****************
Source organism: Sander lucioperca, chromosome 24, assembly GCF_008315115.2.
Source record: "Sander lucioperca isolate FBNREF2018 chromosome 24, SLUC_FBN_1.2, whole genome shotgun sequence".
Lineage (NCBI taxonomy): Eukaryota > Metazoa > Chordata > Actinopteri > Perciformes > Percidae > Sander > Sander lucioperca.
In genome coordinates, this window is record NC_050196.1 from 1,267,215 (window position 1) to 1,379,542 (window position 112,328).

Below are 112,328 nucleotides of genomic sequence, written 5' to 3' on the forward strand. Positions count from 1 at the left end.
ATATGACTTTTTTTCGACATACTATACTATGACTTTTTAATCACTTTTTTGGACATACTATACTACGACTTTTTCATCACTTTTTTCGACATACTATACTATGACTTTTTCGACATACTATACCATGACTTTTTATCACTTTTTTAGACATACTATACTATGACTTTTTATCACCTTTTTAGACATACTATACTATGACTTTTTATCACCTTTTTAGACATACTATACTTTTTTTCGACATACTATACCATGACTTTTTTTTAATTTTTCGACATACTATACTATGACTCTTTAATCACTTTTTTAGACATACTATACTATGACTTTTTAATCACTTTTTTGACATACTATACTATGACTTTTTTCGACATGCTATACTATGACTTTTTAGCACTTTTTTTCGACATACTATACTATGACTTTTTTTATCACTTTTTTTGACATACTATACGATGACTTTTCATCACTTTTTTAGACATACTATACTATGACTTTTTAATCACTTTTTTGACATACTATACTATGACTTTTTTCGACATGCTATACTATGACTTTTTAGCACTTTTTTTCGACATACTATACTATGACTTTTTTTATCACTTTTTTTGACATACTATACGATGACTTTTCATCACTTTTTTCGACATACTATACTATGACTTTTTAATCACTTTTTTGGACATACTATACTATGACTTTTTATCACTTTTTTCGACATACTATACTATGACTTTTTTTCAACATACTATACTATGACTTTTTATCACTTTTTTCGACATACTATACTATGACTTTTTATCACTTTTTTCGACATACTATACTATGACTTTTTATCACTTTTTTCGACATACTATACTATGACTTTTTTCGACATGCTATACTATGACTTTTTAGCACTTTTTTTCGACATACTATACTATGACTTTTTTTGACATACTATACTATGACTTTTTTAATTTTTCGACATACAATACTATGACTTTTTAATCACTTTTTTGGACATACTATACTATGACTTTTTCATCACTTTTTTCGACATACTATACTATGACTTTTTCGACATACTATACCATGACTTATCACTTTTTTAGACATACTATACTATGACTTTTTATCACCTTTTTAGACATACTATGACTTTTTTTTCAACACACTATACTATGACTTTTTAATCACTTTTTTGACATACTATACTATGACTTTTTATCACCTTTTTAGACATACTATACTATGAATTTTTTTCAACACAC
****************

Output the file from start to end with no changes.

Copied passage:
Source organism: Sander lucioperca, chromosome 24, assembly GCF_008315115.2.
Source record: "Sander lucioperca isolate FBNREF2018 chromosome 24, SLUC_FBN_1.2, whole genome shotgun sequence".
Lineage (NCBI taxonomy): Eukaryota > Metazoa > Chordata > Actinopteri > Perciformes > Percidae > Sander > Sander lucioperca.
In genome coordinates, this window is record NC_050196.1 from 1,267,215 (window position 1) to 1,379,542 (window position 112,328).

Below are 112,328 nucleotides of genomic sequence, written 5' to 3' on the forward strand. Positions count from 1 at the left end.
ATATGACTTTTTTTCGACATACTATACTATGACTTTTTAATCACTTTTTTGGACATACTATACTACGACTTTTTCATCACTTTTTTCGACATACTATACTATGACTTTTTCGACATACTATACCATGACTTTTTATCACTTTTTTAGACATACTATACTATGACTTTTTATCACCTTTTTAGACATACTATACTATGACTTTTTATCACCTTTTTAGACATACTATACTTTTTTTCGACATACTATACCATGACTTTTTTTTAATTTTTCGACATACTATACTATGACTCTTTAATCACTTTTTTAGACATACTATACTATGACTTTTTAATCACTTTTTTGACATACTATACTATGACTTTTTTCGACATGCTATACTATGACTTTTTAGCACTTTTTTTCGACATACTATACTATGACTTTTTTTATCACTTTTTTTGACATACTATACGATGACTTTTCATCACTTTTTTAGACATACTATACTATGACTTTTTAATCACTTTTTTGACATACTATACTATGACTTTTTTCGACATGCTATACTATGACTTTTTAGCACTTTTTTTCGACATACTATACTATGACTTTTTTTATCACTTTTTTTGACATACTATACGATGACTTTTCATCACTTTTTTCGACATACTATACTATGACTTTTTAATCACTTTTTTGGACATACTATACTATGACTTTTTATCACTTTTTTCGACATACTATACTATGACTTTTTTTCAACATACTATACTATGACTTTTTATCACTTTTTTCGACATACTATACTATGACTTTTTATCACTTTTTTCGACATACTATACTATGACTTTTTATCACTTTTTTCGACATACTATACTATGACTTTTTTCGACATGCTATACTATGACTTTTTAGCACTTTTTTTCGACATACTATACTATGACTTTTTTTGACATACTATACTATGACTTTTTTAATTTTTCGACATACAATACTATGACTTTTTAATCACTTTTTTGGACATACTATACTATGACTTTTTCATCACTTTTTTCGACATACTATACTATGACTTTTTCGACATACTATACCATGACTTATCACTTTTTTAGACATACTATACTATGACTTTTTATCACCTTTTTAGACATACTATGACTTTTTTTTCAACACACTATACTATGACTTTTTAATCACTTTTTTGACATACTATACTATGACTTTTTATCACCTTTTTAGACATACTATACTATGAATTTTTTTCAACACAC